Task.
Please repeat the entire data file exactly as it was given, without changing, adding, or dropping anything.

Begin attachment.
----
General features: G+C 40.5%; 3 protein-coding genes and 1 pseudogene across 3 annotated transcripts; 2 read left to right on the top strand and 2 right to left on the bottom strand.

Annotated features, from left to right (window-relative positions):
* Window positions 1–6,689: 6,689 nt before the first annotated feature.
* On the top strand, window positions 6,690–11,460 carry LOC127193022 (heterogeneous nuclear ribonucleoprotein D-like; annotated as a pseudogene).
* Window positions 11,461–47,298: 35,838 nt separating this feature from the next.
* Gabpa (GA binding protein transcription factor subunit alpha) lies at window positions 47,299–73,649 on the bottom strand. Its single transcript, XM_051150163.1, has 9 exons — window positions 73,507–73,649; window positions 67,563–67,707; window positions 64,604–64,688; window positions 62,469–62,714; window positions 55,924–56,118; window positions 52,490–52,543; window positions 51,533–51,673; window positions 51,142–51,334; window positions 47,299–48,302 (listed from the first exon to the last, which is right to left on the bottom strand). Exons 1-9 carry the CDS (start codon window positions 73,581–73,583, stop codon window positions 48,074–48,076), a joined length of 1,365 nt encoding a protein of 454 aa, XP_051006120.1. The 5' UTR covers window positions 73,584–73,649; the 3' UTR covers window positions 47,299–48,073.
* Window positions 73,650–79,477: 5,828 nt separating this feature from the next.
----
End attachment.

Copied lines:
General features: G+C 40.5%; 3 protein-coding genes and 1 pseudogene across 3 annotated transcripts; 2 read left to right on the top strand and 2 right to left on the bottom strand.

Annotated features, from left to right (window-relative positions):
* Window positions 1–6,689: 6,689 nt before the first annotated feature.
* On the top strand, window positions 6,690–11,460 carry LOC127193022 (heterogeneous nuclear ribonucleoprotein D-like; annotated as a pseudogene).
* Window positions 11,461–47,298: 35,838 nt separating this feature from the next.
* Gabpa (GA binding protein transcription factor subunit alpha) lies at window positions 47,299–73,649 on the bottom strand. Its single transcript, XM_051150163.1, has 9 exons — window positions 73,507–73,649; window positions 67,563–67,707; window positions 64,604–64,688; window positions 62,469–62,714; window positions 55,924–56,118; window positions 52,490–52,543; window positions 51,533–51,673; window positions 51,142–51,334; window positions 47,299–48,302 (listed from the first exon to the last, which is right to left on the bottom strand). Exons 1-9 carry the CDS (start codon window positions 73,581–73,583, stop codon window positions 48,074–48,076), a joined length of 1,365 nt encoding a protein of 454 aa, XP_051006120.1. The 5' UTR covers window positions 73,584–73,649; the 3' UTR covers window positions 47,299–48,073.
* Window positions 73,650–79,477: 5,828 nt separating this feature from the next.